Janet Lorin writes about higher education, focusing on college admissions and financial aid. Since she joined Bloomberg News in April 2008, she has also written about the nonprofit testing industry, university presidents who sit on corporate boards and the impact of the economic downturn on university finances. Before joining Bloomberg, Janet worked for The Associated Press as Newark Correspondent, the Atlanta Journal-Constitution and the Akron Beacon Journal. She holds a bachelor's degree in history from Columbia College of Columbia University and a master's in journalism from Columbia's Graduate School of Journalism. Follow Janet at www.twitter.com/
The next generation of U.S. physicians is being saddled with record debt amid a looming shortage of doctors needed to cope with a rising elderly population. The burgeoning debt burden may be turning students away from primary care toward more lucrative specialties and scaring off low-income and minority students fearful of taking on big loans.
Scholarship programs funded by some of the nation’s biggest donors say colleges are hurting poor and minority students by rescinding aid once they find out they have awards from outside sources or by banning use of the funds to cover some student contributions. Donors complain that, in some cases, their gifts are boosting a school’s bottom line rather than the students they seek to help.
Needy U.S. borrowers are defaulting on almost $1 billion in federal student loans earmarked for the poor, leaving schools such as Yale University and the University of Pennsylvania with little choice except to sue their graduates.
Freshman applications to many U.S. colleges and universities are rising this year, fueled by a surge of international students, even as costs increase and the number of U.S. high school graduates declines.
After a decade of resistance from universities, Congress is poised to take on college prices amid a groundswell of anger about tuition outpacing inflation and family incomes, leaving borrowers with $1 trillion in debt. Politicians from both parties are seeking to compel colleges to tell students how much they could be expected to earn from their degrees, spell out fees and debt in plain English, reward schools that keep tuition affordable -- and punish those that don’t.
The November election isn’t the only presidential contest prompting career opportunities in Washington.
Princeton University, Dartmouth College and Yale University are all searching for new presidents, fueling speculation that some top Washington officials may seek haven in the Ivy League.
Princeton University President Shirley Tilghman’s retirement next June along with departures of the heads at Yale University and Dartmouth College mark a generational shift in leadership in the Ivy League.
Geraldine Damiani Brezler took out a $5,000 student loan in the late 1960s to study at the State University of New York. She became a nurse, got married, bought a house and repaid the debt in less than three years.
Today, her son, David, 38, owes about $85,000 in loans for a master’s degree in education at New York University. He can’t find full-time work, lives with his parents in White Plains, New York, and has deferred paying his debt for three years.
From a hotel in San Diego, where he was attending a family wedding, University of Virginia Law Professor George Cohen heard about the unprecedented ouster of President Teresa Sullivan after less than two years in office.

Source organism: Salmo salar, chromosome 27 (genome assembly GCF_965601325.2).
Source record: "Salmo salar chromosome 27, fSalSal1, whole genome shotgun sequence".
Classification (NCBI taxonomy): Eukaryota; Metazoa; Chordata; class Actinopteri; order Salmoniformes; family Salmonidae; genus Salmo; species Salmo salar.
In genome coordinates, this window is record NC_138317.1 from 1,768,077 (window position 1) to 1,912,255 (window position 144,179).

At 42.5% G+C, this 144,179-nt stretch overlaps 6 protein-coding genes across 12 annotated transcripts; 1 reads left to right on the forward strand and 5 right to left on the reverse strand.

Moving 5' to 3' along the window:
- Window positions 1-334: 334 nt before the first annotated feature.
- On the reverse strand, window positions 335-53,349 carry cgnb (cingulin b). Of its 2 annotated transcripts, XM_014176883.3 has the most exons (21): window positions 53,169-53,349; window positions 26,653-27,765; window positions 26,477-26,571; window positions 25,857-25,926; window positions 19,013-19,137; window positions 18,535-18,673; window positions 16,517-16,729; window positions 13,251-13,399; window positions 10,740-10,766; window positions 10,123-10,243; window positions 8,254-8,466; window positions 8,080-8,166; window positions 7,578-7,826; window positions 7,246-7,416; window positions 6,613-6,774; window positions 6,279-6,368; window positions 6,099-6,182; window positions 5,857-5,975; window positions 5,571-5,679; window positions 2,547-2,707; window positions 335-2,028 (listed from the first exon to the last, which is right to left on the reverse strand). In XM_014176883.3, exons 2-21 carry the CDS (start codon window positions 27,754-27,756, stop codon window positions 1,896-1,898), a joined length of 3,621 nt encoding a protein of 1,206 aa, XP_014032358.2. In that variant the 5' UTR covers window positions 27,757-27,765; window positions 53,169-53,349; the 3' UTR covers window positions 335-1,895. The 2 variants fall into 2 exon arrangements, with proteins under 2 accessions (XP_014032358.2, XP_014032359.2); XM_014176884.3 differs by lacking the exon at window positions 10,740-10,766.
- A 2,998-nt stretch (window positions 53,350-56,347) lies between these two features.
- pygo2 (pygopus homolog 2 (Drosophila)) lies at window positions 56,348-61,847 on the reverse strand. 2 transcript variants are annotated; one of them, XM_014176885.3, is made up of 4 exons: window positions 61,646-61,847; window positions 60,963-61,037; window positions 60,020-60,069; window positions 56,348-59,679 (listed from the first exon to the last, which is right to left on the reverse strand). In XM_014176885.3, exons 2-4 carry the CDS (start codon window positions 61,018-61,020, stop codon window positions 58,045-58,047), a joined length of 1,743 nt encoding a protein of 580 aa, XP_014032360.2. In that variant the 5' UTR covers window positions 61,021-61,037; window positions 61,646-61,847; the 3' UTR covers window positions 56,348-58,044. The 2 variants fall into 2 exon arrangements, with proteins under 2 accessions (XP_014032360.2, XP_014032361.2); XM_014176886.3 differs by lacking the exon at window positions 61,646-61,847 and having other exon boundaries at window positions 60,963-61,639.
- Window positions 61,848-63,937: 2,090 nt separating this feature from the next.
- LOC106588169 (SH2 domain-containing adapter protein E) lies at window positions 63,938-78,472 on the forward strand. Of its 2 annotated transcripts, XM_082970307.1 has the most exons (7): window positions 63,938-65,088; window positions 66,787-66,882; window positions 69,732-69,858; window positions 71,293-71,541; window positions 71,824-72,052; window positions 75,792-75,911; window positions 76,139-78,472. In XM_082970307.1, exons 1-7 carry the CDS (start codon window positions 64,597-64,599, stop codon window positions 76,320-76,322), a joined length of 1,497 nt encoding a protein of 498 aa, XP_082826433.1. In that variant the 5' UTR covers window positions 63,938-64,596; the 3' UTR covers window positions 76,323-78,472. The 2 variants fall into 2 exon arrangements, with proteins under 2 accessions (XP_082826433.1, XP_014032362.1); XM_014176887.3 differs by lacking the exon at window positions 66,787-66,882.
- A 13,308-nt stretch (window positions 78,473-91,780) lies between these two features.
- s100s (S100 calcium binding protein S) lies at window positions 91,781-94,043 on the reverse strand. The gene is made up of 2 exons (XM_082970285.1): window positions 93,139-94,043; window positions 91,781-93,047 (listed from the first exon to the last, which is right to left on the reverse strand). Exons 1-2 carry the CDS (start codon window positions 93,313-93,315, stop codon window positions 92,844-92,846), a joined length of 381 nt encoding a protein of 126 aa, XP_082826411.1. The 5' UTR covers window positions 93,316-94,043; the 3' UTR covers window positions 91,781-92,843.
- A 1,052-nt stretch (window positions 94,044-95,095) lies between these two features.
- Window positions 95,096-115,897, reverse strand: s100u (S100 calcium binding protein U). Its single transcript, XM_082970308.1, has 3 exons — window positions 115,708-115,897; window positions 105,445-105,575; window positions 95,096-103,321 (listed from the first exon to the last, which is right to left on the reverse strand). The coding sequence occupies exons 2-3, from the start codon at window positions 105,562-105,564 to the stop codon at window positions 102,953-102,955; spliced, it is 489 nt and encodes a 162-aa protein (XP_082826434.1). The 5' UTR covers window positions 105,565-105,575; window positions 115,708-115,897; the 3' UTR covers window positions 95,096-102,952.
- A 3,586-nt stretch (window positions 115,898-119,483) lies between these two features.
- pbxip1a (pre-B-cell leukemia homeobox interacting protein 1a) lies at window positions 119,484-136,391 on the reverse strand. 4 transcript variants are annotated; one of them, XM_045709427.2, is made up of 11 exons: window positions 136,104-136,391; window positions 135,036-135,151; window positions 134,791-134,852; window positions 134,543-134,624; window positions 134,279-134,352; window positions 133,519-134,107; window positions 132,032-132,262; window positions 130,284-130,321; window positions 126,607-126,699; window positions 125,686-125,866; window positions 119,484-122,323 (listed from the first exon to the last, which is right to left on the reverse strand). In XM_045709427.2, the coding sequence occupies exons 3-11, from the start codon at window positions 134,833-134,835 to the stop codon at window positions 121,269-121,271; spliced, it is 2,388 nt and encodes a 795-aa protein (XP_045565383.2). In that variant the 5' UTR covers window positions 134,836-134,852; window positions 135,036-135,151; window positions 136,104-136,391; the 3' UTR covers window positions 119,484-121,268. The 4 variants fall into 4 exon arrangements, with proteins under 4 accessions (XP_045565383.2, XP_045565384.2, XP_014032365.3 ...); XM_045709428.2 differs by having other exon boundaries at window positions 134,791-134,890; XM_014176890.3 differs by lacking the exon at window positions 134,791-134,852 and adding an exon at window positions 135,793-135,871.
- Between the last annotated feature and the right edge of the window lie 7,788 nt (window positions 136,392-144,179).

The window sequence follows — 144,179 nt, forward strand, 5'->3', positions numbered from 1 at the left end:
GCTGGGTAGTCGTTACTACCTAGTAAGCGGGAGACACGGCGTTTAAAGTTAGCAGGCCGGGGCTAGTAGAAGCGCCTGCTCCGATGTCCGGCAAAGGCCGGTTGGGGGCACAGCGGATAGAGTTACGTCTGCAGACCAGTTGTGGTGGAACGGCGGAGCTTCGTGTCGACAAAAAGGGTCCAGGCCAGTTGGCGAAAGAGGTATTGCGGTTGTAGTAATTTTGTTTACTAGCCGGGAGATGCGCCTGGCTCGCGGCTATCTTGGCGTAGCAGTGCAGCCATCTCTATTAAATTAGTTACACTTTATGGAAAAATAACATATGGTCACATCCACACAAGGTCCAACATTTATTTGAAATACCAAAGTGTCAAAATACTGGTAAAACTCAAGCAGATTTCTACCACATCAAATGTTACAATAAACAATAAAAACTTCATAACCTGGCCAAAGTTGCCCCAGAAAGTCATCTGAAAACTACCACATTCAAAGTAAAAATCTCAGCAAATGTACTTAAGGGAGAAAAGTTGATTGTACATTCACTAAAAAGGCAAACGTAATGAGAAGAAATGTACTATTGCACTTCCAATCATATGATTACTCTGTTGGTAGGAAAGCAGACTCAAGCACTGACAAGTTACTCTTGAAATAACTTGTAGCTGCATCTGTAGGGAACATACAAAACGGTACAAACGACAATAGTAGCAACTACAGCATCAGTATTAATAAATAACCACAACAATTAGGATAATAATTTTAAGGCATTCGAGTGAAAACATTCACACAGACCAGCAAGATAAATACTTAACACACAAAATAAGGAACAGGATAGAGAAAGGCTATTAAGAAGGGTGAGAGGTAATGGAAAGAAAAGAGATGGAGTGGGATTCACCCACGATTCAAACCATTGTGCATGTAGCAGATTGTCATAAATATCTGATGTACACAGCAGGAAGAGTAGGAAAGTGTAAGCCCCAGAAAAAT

Unlike the federal student-loan program, which lets consumers borrow at fixed rates directly from the government, these loans from at least 30 banks and other private lenders feature mostly variable rates that can be more than twice what some people pay in the U.S. program. With college costs spiraling, the marketing and interest rates of these loans are drawing increasing complaints from borrowers and regulators, who say teenage consumers often don’t understand their terms.
As many high school seniors face a May 1 deadline to decide where to go to college, families are struggling to understand financial-aid letters, which can be murky and confusing. While the federal government requires banks and mortgage companies to disclose interest rates and total payments on loans, financial- aid letters for college -- which can cost as much as $240,000 for four years -- are unclear about how much families will have to pay.
Students who take out loans from private lenders to finance their education should have the same right to discharge their debt in bankruptcy that other borrowers enjoy, Illinois Senator Dick Durbin said today.
About $85 billion in U.S. student loan debt, or 10 percent of the outstanding balance, was delinquent in the third quarter of 2011, according to a report released today by the Federal Reserve Bank of New York.
Yale University is once again in the spotlight after a controversy over its quarterback went from a feel-good story about college sports to an embarrassment, tarnishing the campus newspaper and reawakening accusations that sexual harassment goes unpunished.
The president of the College Board, the nonprofit owner of the SAT entrance exam, has seen his compensation triple since 1999 and now gets more than the head of the American Red Cross, which has more than five times the revenue.
U.S. Representatives Ed Markey and Joe Barton asked the College Board, owner of the SAT college entrance exam, to explain how it collects and stores data from students as the government seeks to bolster teen privacy laws.
Colleges from Bowdoin in Maine to Pitzer in California dropped the SAT entrance exam as a requirement, saying it favors the affluent, penalizes minorities and doesn’t predict academic success. What they don’t advertise is they find future students by buying names of kids who do well on the test.